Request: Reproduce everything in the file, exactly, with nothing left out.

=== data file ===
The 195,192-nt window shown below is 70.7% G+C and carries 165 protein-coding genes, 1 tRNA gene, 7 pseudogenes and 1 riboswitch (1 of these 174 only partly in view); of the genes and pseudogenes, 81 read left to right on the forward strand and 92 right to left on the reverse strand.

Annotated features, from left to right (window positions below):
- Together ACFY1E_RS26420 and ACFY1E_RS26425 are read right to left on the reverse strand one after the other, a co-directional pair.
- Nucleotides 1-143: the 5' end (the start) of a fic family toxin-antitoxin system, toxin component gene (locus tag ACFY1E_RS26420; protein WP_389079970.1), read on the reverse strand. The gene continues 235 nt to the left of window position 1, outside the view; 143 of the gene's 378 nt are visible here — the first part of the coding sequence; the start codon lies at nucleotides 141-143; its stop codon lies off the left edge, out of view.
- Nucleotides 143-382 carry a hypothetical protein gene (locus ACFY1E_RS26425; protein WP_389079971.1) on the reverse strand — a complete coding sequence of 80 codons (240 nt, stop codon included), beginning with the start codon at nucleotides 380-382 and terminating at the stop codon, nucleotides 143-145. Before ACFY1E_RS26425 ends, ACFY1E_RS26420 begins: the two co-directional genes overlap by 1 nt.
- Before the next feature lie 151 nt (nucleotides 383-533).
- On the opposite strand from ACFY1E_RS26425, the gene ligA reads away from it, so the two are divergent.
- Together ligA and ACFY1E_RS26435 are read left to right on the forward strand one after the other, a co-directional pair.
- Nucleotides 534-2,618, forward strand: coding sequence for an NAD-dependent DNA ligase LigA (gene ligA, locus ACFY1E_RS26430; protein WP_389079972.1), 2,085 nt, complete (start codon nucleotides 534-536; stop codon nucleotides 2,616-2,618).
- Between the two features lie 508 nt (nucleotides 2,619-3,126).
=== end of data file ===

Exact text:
The 195,192-nt window shown below is 70.7% G+C and carries 165 protein-coding genes, 1 tRNA gene, 7 pseudogenes and 1 riboswitch (1 of these 174 only partly in view); of the genes and pseudogenes, 81 read left to right on the forward strand and 92 right to left on the reverse strand.

Annotated features, from left to right (window positions below):
- Together ACFY1E_RS26420 and ACFY1E_RS26425 are read right to left on the reverse strand one after the other, a co-directional pair.
- Nucleotides 1-143: the 5' end (the start) of a fic family toxin-antitoxin system, toxin component gene (locus tag ACFY1E_RS26420; protein WP_389079970.1), read on the reverse strand. The gene continues 235 nt to the left of window position 1, outside the view; 143 of the gene's 378 nt are visible here — the first part of the coding sequence; the start codon lies at nucleotides 141-143; its stop codon lies off the left edge, out of view.
- Nucleotides 143-382 carry a hypothetical protein gene (locus ACFY1E_RS26425; protein WP_389079971.1) on the reverse strand — a complete coding sequence of 80 codons (240 nt, stop codon included), beginning with the start codon at nucleotides 380-382 and terminating at the stop codon, nucleotides 143-145. Before ACFY1E_RS26425 ends, ACFY1E_RS26420 begins: the two co-directional genes overlap by 1 nt.
- Before the next feature lie 151 nt (nucleotides 383-533).
- On the opposite strand from ACFY1E_RS26425, the gene ligA reads away from it, so the two are divergent.
- Together ligA and ACFY1E_RS26435 are read left to right on the forward strand one after the other, a co-directional pair.
- Nucleotides 534-2,618, forward strand: coding sequence for an NAD-dependent DNA ligase LigA (gene ligA, locus ACFY1E_RS26430; protein WP_389079972.1), 2,085 nt, complete (start codon nucleotides 534-536; stop codon nucleotides 2,616-2,618).
- Between the two features lie 508 nt (nucleotides 2,619-3,126).